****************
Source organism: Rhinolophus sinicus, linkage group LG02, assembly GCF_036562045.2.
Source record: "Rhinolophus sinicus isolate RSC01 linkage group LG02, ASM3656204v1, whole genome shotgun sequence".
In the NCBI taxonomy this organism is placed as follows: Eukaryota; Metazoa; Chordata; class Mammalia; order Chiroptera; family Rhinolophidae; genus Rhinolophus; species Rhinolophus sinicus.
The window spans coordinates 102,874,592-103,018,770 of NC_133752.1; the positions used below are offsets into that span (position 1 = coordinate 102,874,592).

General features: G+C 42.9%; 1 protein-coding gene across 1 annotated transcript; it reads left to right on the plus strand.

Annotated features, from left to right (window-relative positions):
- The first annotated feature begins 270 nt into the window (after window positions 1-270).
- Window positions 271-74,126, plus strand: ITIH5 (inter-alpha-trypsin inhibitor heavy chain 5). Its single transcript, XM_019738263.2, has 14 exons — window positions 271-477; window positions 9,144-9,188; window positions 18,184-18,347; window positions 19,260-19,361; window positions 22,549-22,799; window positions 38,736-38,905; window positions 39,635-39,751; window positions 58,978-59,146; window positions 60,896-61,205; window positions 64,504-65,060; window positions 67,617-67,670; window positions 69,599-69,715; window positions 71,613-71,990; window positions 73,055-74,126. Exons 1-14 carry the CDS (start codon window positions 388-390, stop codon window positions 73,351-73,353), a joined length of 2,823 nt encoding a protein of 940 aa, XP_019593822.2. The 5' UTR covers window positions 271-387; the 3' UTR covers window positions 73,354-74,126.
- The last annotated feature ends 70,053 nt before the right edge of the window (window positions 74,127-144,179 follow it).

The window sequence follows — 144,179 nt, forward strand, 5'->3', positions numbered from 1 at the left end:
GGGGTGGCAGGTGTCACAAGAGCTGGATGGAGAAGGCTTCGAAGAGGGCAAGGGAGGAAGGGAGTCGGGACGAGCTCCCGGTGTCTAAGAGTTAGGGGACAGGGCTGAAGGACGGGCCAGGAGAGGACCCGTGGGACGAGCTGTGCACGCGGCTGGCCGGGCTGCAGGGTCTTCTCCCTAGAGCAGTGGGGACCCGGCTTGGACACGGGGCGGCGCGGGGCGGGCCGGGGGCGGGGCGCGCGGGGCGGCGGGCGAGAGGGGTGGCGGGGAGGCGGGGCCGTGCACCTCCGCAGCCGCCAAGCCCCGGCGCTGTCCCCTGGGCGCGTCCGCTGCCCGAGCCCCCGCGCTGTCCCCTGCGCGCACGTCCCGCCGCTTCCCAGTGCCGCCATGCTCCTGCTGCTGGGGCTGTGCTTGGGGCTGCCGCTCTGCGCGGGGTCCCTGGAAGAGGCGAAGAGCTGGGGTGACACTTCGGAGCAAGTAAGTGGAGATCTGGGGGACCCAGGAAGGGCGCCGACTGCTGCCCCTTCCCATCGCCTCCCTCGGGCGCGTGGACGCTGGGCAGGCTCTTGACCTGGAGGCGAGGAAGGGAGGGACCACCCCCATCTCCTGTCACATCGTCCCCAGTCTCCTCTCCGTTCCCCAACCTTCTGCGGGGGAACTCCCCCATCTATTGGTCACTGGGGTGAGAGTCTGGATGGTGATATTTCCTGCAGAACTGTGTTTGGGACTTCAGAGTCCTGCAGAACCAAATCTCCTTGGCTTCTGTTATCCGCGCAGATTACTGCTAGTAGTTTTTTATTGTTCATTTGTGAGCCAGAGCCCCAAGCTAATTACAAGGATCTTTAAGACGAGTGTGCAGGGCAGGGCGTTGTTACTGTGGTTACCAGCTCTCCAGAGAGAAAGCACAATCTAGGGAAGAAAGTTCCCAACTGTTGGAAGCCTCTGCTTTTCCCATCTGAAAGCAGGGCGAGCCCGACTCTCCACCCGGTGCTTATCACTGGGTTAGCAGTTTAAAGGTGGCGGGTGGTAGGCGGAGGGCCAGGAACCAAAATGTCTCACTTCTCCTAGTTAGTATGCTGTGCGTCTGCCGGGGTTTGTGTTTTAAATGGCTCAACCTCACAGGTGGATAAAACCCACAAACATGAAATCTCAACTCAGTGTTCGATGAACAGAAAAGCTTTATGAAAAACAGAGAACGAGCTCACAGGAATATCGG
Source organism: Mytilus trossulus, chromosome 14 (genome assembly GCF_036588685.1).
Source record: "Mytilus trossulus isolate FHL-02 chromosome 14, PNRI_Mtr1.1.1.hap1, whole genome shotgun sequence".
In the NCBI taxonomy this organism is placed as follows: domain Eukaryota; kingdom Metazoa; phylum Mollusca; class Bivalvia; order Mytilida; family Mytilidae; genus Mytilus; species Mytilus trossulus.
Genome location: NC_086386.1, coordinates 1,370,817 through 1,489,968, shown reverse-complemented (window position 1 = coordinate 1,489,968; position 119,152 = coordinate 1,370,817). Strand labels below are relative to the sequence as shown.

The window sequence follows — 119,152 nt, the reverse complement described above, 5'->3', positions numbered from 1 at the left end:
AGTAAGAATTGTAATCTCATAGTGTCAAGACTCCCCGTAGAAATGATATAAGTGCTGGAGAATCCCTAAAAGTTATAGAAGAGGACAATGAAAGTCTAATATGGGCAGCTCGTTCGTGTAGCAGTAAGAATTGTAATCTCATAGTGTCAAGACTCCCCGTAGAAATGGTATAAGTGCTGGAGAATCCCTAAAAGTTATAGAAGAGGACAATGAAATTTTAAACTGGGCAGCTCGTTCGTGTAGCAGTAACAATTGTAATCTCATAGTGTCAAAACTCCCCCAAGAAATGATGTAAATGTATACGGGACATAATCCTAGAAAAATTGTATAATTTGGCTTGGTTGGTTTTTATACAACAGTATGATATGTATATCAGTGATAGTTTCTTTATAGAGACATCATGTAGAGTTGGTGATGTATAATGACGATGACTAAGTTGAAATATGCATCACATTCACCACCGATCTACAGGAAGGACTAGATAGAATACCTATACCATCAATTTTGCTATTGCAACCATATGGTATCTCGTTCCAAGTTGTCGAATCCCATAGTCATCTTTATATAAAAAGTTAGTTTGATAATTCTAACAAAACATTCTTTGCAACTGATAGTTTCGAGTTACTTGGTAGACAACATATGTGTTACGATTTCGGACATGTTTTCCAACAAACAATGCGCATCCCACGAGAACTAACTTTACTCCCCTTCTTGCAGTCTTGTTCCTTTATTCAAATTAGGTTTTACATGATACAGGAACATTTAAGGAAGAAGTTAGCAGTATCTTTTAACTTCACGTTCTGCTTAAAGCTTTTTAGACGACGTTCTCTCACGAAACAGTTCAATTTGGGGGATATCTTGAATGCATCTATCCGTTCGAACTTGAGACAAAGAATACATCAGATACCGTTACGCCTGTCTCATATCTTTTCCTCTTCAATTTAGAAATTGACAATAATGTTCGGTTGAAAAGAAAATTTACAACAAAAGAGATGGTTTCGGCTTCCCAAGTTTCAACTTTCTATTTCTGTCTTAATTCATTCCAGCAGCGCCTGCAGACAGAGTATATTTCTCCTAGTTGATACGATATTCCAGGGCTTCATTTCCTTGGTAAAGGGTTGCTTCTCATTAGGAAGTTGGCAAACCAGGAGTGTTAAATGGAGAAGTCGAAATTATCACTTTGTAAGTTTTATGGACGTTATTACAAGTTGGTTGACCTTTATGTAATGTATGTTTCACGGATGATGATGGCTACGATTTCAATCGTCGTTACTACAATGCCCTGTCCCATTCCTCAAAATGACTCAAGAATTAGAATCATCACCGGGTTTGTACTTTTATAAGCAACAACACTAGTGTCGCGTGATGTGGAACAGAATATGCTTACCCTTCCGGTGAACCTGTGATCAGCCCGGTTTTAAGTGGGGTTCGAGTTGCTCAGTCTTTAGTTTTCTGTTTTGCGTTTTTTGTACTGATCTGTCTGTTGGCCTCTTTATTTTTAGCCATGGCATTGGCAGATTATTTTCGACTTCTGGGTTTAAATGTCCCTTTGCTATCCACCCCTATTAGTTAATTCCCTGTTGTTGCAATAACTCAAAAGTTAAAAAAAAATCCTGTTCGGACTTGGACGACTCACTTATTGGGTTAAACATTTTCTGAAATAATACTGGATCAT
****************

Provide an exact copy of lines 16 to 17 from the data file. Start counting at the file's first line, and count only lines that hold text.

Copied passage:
The window sequence follows — 119,152 nt, the reverse complement described above, 5'->3', positions numbered from 1 at the left end:
AGTAAGAATTGTAATCTCATAGTGTCAAGACTCCCCGTAGAAATGATATAAGTGCTGGAGAATCCCTAAAAGTTATAGAAGAGGACAATGAAAGTCTAATATGGGCAGCTCGTTCGTGTAGCAGTAAGAATTGTAATCTCATAGTGTCAAGACTCCCCGTAGAAATGGTATAAGTGCTGGAGAATCCCTAAAAGTTATAGAAGAGGACAATGAAATTTTAAACTGGGCAGCTCGTTCGTGTAGCAGTAACAATTGTAATCTCATAGTGTCAAAACTCCCCCAAGAAATGATGTAAATGTATACGGGACATAATCCTAGAAAAATTGTATAATTTGGCTTGGTTGGTTTTTATACAACAGTATGATATGTATATCAGTGATAGTTTCTTTATAGAGACATCATGTAGAGTTGGTGATGTATAATGACGATGACTAAGTTGAAATATGCATCACATTCACCACCGATCTACAGGAAGGACTAGATAGAATACCTATACCATCAATTTTGCTATTGCAACCATATGGTATCTCGTTCCAAGTTGTCGAATCCCATAGTCATCTTTATATAAAAAGTTAGTTTGATAATTCTAACAAAACATTCTTTGCAACTGATAGTTTCGAGTTACTTGGTAGACAACATATGTGTTACGATTTCGGACATGTTTTCCAACAAACAATGCGCATCCCACGAGAACTAACTTTACTCCCCTTCTTGCAGTCTTGTTCCTTTATTCAAATTAGGTTTTACATGATACAGGAACATTTAAGGAAGAAGTTAGCAGTATCTTTTAACTTCACGTTCTGCTTAAAGCTTTTTAGACGACGTTCTCTCACGAAACAGTTCAATTTGGGGGATATCTTGAATGCATCTATCCGTTCGAACTTGAGACAAAGAATACATCAGATACCGTTACGCCTGTCTCATATCTTTTCCTCTTCAATTTAGAAATTGACAATAATGTTCGGTTGAAAAGAAAATTTACAACAAAAGAGATGGTTTCGGCTTCCCAAGTTTCAACTTTCTATTTCTGTCTTAATTCATTCCAGCAGCGCCTGCAGACAGAGTATATTTCTCCTAGTTGATACGATATTCCAGGGCTTCATTTCCTTGGTAAAGGGTTGCTTCTCATTAGGAAGTTGGCAAACCAGGAGTGTTAAATGGAGAAGTCGAAATTATCACTTTGTAAGTTTTATGGACGTTATTACAAGTTGGTTGACCTTTATGTAATGTATGTTTCACGGATGATGATGGCTACGATTTCAATCGTCGTTACTACAATGCCCTGTCCCATTCCTCAAAATGACTCAAGAATTAGAATCATCACCGGGTTTGTACTTTTATAAGCAACAACACTAGTGTCGCGTGATGTGGAACAGAATATGCTTACCCTTCCGGTGAACCTGTGATCAGCCCGGTTTTAAGTGGGGTTCGAGTTGCTCAGTCTTTAGTTTTCTGTTTTGCGTTTTTTGTACTGATCTGTCTGTTGGCCTCTTTATTTTTAGCCATGGCATTGGCAGATTATTTTCGACTTCTGGGTTTAAATGTCCCTTTGCTATCCACCCCTATTAGTTAATTCCCTGTTGTTGCAATAACTCAAAAGTTAAAAAAAAATCCTGTTCGGACTTGGACGACTCACTTATTGGGTTAAACATTTTCTGAAATAATACTGGATCAT